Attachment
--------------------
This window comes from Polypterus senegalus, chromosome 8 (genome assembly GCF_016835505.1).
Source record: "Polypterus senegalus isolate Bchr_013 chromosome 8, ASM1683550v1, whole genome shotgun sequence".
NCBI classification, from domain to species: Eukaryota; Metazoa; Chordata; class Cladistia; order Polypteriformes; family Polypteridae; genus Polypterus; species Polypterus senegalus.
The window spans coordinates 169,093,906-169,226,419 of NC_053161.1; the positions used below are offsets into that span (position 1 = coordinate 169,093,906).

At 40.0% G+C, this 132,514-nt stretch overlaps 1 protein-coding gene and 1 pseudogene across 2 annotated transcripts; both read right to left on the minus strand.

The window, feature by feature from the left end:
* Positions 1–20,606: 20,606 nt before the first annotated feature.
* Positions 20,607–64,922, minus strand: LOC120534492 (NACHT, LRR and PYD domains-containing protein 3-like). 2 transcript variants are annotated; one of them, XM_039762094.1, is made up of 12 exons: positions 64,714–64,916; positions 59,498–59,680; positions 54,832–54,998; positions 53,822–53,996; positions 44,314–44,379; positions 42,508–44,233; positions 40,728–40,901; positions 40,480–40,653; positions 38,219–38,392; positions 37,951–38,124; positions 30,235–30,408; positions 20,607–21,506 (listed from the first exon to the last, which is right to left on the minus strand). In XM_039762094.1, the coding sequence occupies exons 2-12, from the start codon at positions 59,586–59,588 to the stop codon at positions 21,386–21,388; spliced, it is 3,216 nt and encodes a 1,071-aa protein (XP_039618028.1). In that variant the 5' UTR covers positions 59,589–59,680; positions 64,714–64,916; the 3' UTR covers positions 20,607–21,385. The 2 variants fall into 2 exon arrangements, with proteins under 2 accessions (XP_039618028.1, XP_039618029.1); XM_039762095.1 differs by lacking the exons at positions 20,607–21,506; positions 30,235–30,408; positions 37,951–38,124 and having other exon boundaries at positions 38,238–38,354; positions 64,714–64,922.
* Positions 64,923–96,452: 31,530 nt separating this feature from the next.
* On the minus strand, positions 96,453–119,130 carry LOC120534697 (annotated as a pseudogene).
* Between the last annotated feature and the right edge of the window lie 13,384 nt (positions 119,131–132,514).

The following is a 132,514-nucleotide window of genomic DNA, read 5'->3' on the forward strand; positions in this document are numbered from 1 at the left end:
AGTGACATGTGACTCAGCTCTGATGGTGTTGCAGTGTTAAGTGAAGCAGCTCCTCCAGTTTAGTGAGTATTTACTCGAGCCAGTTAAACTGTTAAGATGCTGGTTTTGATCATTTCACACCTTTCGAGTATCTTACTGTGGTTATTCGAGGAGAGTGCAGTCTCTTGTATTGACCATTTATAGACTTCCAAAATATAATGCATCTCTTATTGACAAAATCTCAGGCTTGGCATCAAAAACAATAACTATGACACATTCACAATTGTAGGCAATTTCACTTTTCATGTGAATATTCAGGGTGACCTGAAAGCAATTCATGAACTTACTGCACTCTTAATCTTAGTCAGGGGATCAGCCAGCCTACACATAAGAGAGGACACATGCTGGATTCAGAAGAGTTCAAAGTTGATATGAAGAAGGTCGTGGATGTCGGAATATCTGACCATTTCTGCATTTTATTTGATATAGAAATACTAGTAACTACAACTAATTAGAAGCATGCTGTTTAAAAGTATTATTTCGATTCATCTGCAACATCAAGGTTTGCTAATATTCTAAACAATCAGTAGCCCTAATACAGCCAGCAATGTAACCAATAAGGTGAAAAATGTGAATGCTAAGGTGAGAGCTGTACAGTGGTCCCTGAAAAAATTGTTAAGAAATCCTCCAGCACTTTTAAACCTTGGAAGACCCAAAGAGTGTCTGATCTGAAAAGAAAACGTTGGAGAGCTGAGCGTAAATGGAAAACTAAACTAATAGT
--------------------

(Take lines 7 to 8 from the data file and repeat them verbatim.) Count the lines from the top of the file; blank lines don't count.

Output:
* Positions 1–20,606: 20,606 nt before the first annotated feature.
* Positions 20,607–64,922, minus strand: LOC120534492 (NACHT, LRR and PYD domains-containing protein 3-like). 2 transcript variants are annotated; one of them, XM_039762094.1, is made up of 12 exons: positions 64,714–64,916; positions 59,498–59,680; positions 54,832–54,998; positions 53,822–53,996; positions 44,314–44,379; positions 42,508–44,233; positions 40,728–40,901; positions 40,480–40,653; positions 38,219–38,392; positions 37,951–38,124; positions 30,235–30,408; positions 20,607–21,506 (listed from the first exon to the last, which is right to left on the minus strand). In XM_039762094.1, the coding sequence occupies exons 2-12, from the start codon at positions 59,586–59,588 to the stop codon at positions 21,386–21,388; spliced, it is 3,216 nt and encodes a 1,071-aa protein (XP_039618028.1). In that variant the 5' UTR covers positions 59,589–59,680; positions 64,714–64,916; the 3' UTR covers positions 20,607–21,385. The 2 variants fall into 2 exon arrangements, with proteins under 2 accessions (XP_039618028.1, XP_039618029.1); XM_039762095.1 differs by lacking the exons at positions 20,607–21,506; positions 30,235–30,408; positions 37,951–38,124 and having other exon boundaries at positions 38,238–38,354; positions 64,714–64,922.